I need four responses of at least 150 words each for the below students discussions for this week. Also in the bold below are the questions the students at answering.
PROMPT: During this course you have reviewed many areas of law and ethical frameworks and applied them to both real companies and hypothetical situations. These have illustrated the ethical challenges of doing business in today’s society in the U.S. and globally. Regardless of size, a business faces governmental regulations and a myriad of issues that are often in direct conflict with the notion of making a profit. You are engaged in obtaining an MBA. These are all real issues for your consideration in the future. In this week’s forum, reflect on these business challenges and share what you believe to be the best ethical framework for a business operating in today’s world. What is your recommendation for a business to be both ethical and successful? How will your recommended framework work in decision making? In response to each other, do not hesitate to ask questions. Remember to use sources from your readings and other research that are relevant to and support your ideas.
I believe that there are three ethical frameworks that would best help a business operating in todayâ€™s world. First, I would use the Utilitarian Approach. I chose this ethical framework first, because many companies have a large number of employees. Especially when considering how our society is changing and becoming more global, I feel that many businesses will continue to grow and go along with the globalization trend, which means that their size and number of employees will expand. The Utilitarian Approach works well when dealing with decisions whose consequences will affect large groups of people, as it helps whoever is in charge to weigh the amounts of good and bad that may be the outcome of whichever decision they make (Bonde & Firenze, 2013). In business, unless you are the sole employee (highly unlikely), management may have to make decisions that will positively affect some and negatively affect others. For example, some companies end up having to lay off workers. This is a decision that is hard for management to make as they have to decide which employees they have to let go, although those individualsâ€™ jobs would have been safe under normal circumstances. The Utilitarian Approach would be relevant in such a situation. The next framework I have chosen is the Duty-Based Approach, because our jobs are all about our duties at work and managementâ€™s duty towards their employees. The Duty-Based Approach outlines the very nature of acting ethically, which are rules that I believe should be applied in all areas of business as well as our daily lives. Finally, I also chose the Virtue Approach. I chose this framework because it encompasses good character and acting justly, and also stresses the importance of role models (Bonde & Firenze, 2013). In one of my first graduate courses, my instructor had us evaluate what we consider to be ethical corporate behavior and to provide an example of an ethical leader. Ethical leaders are one of the cornerstones of having an ethical business, because they â€œlead the packâ€ so to speak, and act as role models for the rest of the company. A virtuous leader(s) will enact and implement ethical company guidelines, and put like-minded individuals in places of authority who are more likely to act in a similar fashion.
All three of these ethical frameworks would help in decision making by considering the masses (all employees within the business), and also by working towards fairness in decision making. In addition, I feel that the Virtue Approach, would greatly assist in making the best decision that would have the most positive affect on outside factors as well. For example, Howard Schultz, the former CEO of Starbucks, tried to use this approach in his leadership of the company by changing how they sourced their coffee beans, so that the companyâ€™s business would have a lesser negative affect on the environment.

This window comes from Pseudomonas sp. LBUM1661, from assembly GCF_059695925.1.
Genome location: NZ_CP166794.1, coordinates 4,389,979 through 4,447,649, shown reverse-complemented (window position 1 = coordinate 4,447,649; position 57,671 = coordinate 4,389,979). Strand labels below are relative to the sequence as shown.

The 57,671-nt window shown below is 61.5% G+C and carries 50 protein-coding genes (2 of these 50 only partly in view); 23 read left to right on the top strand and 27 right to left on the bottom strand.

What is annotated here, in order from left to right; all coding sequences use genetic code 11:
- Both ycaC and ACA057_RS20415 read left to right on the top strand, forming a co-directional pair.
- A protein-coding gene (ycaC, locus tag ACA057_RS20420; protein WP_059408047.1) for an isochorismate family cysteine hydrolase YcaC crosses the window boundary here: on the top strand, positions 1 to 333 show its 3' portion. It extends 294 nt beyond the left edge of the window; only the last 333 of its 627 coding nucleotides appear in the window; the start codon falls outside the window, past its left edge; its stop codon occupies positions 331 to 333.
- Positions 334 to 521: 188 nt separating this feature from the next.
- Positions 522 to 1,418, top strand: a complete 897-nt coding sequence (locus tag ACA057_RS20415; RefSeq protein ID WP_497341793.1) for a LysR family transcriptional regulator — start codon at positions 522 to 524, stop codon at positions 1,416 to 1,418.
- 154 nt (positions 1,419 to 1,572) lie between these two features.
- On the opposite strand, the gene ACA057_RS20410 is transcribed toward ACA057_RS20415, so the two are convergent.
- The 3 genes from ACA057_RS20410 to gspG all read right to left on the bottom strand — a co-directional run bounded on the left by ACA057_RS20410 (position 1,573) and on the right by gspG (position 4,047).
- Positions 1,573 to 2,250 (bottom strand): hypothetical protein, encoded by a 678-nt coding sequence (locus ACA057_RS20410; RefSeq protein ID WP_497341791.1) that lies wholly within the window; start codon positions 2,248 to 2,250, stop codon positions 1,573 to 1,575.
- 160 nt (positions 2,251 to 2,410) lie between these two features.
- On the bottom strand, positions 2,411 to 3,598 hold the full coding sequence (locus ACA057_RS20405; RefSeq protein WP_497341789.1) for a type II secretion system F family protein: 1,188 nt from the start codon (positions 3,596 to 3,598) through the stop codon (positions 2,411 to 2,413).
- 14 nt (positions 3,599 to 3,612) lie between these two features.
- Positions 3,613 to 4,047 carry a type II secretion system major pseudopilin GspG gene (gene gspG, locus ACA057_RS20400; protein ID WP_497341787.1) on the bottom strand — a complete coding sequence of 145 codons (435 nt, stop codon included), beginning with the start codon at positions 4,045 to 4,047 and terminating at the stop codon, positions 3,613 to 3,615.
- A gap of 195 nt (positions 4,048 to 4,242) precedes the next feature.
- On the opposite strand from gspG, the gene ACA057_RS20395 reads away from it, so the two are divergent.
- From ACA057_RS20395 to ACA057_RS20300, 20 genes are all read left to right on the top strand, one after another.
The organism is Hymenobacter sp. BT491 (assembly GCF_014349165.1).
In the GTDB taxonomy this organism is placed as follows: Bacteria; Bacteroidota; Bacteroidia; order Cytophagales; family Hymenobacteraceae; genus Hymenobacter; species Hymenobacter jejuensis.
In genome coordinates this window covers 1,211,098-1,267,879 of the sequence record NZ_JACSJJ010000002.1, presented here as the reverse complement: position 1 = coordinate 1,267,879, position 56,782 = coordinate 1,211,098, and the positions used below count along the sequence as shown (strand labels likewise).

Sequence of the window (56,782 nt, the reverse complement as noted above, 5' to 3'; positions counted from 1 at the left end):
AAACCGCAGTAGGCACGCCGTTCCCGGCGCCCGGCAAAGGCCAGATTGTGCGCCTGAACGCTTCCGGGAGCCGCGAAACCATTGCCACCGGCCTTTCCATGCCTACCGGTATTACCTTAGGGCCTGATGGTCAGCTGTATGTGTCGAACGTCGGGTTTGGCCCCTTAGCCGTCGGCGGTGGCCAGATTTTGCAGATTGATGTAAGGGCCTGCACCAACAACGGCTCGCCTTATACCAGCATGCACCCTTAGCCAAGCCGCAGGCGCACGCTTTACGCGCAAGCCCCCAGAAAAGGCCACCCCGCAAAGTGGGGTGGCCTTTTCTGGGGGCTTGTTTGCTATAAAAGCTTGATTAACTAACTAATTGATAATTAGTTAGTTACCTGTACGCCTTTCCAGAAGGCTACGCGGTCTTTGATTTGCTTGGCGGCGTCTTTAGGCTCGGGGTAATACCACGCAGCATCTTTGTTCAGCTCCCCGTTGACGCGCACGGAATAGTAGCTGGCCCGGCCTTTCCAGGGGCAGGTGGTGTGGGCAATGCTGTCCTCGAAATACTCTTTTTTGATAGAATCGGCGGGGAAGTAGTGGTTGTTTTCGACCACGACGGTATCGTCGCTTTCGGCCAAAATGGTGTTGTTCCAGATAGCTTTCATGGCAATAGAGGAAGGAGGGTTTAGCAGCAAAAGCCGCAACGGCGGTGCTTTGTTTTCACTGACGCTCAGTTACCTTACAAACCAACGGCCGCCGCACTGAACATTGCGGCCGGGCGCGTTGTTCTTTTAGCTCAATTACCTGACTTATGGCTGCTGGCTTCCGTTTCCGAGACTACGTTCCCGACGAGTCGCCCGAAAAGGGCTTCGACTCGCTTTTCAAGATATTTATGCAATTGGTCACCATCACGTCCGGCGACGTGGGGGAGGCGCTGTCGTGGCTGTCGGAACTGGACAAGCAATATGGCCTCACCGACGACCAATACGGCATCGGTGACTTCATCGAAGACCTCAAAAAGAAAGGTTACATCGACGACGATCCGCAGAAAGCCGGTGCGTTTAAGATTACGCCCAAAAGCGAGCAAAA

Bonde, S. & Firenze, P. (2013). Making Choices: A Framework for Making Ethical Decisions. Retrieved from https://www.brown.edu/academics/science-and-technology-studies/framework-making-ethical-decisions
Ethics needs to be front and center in todayâ€™s business world. The reason being is while something can be perfectly legal it can be completely unethical. For instance a company can pay their people the minimum wage which would be legal but if the going rate for that position is twice as much as the minimum then it would be unethical. Also it would be a bad business practice because of employee turnover not to mention how hard it would be to get someone to even apply in the first place. Of course a business is â€œin businessâ€ to make a profit so the company canâ€™t just pay astronomical wages but having the wages be in line with the going rate needs to be in the budget. Now the employees need to be productive enough to justify the wages also.
There are more decisions to be made than just wages, such as the sustainability of the company in this ever changing economy. If the company is creating a product, it needs to be made with minimal waste and as little impact (or none) on the environment as possible. This is a point where many companies fail the public by making unethical choices by not even considering the sustainability of the packaging or products they create.
There are a few ethical theories which companies use but I personally like the stakeholder theory which states that corporations have an obligation which goes beyond profits and how it benefits everyone (Lieberman, Siedel, Mayer, & Warner, 2012). When we consider ethics and how it should be used in business, having the interests of the whole instead of just the top few can help you make good decision. Everything is about decisions and what we do when no one is looking that will define us. This does not mean we will make mistakes or do something wrong along the way but when we do, we need to fess up and make things better. Donâ€™t double down and make matters worse.
Last week in our forums we read about all these companies that didnâ€™t just report when something was wrong, they would try to hide it or some just lied about it. Actually this morning I read a story about the Sackler family of Purdue Pharma fame. For those of you who used the Purdue Pharma opioid crisis in last weekâ€™s PowerPoint you will find this interesting. Reported by Bloomberg News, the Sackler family transferred $10.4 billion from Purdue Pharma into offshore trusts and holding companies since 2008 (Feeley & Larson, 2019). For those taking note, Purdue Pharma had settled a lawsuit in 2007 for over $600 million so it definitely looks fishy. Not only did they make a product that was killing people but they now have been caught funneling money from that company and the recently filed for bankruptcy. On a side note in that same newspaper was an article from the Journal of the American Medical Association stating 90% of all US opioid-related deaths are accidental (Tanner, 2019). Not only does this company manufacture a product that is killing people but the owners are then hiding money, talk about a messed up set of ethics. No one is perfect but when you try to cover up mistakes and lie about them it shows how unethical you really are.